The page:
Andy Quattlebaum Outdoor Education Center

Mass Timber Recreation Center Becomes University’s ‘Finest Front Porch’

For centuries, collegiate landscapes have been defined by their architecture, whether the stoic gothic revival buildings of the 1800s, or minimal, glassy designs of the mid-20th century. Today, academic institutions are ushering in a new class of energy-efficient, mass timber structures, combined with active design concepts that put student needs first. 

Active design places a primary focus on people, specifically promoting physical, mental and social wellness among users of a space. In a collegiate setting, active design — often deployed through campus recreation centers — helps students learn to make healthy choices and cope with stress, while also creating primary social destinations and recruiting tools for universities. For South Carolina’s Clemson University, the Andy Quattlebaum Outdoor Education Center serves exactly this purpose.

First-of-its-Kind Destination

Created as a destination to bring students together and facilitate outdoor recreation, the Andy Quattlebaum Outdoor Education Center emphasizes wellness, relaxation and inclusive experiences that promote physical, mental and emotional health. 

The REI-inspired, 16,000-square-foot-facility sits purposely on Clemson’s lake-front recreation complex, taking full advantage of its waterfront access, surrounding natural landscape and commanding views of the historic campus. Inside, the center features social space, rooms for activities such as yoga, rowing and aerobics, and two dedicated, multi-use classroom spaces for trip planning and experiential learning. Additional amenities include a boathouse and equipment rental.

Photo credit: Jonathan Hillyer

This project also represents Clemson’s first mass timber facility, and one of only two in the country to use southern yellow pine cross-laminated timber, locally sourced and manufactured in nearby Dothan, Alabama. CLT floors, roof, and shear walls are left exposed throughout the building, adding visual warmth that speaks to the function of the facility, while also emphasizing its biophilic role in promoting wellness for Clemson students. The structural framing includes glue-laminated beams and steel columns.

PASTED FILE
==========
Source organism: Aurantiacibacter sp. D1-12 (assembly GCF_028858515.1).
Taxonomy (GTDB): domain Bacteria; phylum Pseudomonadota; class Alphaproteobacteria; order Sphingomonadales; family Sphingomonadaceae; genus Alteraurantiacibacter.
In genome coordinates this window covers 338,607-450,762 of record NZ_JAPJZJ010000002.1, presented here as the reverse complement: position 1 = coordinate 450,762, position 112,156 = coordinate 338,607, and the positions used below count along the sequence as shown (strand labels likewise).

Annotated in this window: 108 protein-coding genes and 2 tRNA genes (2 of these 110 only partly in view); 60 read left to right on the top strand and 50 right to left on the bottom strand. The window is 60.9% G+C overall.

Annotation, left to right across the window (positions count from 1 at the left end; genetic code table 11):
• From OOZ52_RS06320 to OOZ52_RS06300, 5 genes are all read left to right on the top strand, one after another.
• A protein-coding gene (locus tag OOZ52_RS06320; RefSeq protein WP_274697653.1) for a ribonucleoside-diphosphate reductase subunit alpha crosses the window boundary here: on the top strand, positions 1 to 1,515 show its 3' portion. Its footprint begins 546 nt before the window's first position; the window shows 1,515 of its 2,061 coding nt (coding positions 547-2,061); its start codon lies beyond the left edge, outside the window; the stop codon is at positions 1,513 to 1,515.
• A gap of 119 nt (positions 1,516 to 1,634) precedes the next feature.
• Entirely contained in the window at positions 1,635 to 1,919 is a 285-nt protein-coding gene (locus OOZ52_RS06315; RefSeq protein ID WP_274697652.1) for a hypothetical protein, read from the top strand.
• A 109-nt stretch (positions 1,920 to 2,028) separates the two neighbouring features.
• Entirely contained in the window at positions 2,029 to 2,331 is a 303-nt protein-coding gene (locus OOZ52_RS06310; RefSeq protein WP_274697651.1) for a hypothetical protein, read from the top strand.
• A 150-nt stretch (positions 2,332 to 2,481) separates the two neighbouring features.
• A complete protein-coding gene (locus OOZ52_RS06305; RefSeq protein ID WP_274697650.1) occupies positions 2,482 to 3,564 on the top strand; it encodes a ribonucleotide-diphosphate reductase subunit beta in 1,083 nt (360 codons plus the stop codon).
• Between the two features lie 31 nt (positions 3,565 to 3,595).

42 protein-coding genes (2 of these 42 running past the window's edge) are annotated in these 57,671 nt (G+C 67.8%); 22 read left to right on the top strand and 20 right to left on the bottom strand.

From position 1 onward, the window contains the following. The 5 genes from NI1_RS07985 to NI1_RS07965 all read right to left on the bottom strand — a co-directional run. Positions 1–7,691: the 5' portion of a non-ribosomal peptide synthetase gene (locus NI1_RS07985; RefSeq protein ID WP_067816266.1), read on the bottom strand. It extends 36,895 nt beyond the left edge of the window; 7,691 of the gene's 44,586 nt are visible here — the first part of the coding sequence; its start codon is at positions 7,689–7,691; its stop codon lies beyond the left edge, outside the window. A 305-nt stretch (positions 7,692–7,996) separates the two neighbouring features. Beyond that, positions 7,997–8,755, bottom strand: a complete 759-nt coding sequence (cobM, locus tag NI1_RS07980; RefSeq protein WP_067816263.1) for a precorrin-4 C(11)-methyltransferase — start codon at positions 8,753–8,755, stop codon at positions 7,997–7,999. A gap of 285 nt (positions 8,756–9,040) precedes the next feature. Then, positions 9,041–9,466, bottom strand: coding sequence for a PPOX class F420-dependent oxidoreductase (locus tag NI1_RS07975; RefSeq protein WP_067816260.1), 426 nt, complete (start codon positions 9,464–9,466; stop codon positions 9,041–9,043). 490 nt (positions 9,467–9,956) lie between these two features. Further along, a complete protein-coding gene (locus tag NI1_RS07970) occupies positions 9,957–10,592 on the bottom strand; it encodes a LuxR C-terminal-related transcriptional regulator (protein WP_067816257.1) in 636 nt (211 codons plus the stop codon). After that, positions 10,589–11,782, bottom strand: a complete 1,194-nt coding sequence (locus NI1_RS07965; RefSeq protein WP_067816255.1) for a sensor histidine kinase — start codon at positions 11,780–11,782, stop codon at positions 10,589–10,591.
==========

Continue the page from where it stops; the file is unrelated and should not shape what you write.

“We were able to fine tune the design of mass timber to really take advantage of the CLT planks, maximize the spans, reduce the number of framing members, and eliminate the ceiling finishes since we were going to leave it open, exposed and beautiful,” said Brian Campa, principal with Cooper Carry, the project’s architect. “All of those things in play allowed us to create a beautiful aesthetic using a more cost effective approach with mass timber vs. steel.”


Photo credit: Jonathan Hillyer

The structure’s expansive roof overhangs provide ample shade for the large patio below, as well as a second-level deck that are popular destinations for students, who are often seen lounging outside, even while attending virtual classes online.

“The goal was to make a student destination on campus, said Chris Fiocchi, senior director, Campus Recreation at Clemson University. “We wanted an opportunity to educate people on both what it means to work with mass timber on a university campus, while also demonstrating the real mission of campus recreation programs. We accomplished both.”

Photo credit: Jonathan Hillyer

Sustainable Potential

The center was designed primarily to promote student wellness, but its use of wood also reflects Clemson’s focus on achieving a sustainable, net-zero footprint. According to Campa, creating a mass timber structure that embodies carbon and is crafted from locally sourced materials helps achieve this goal.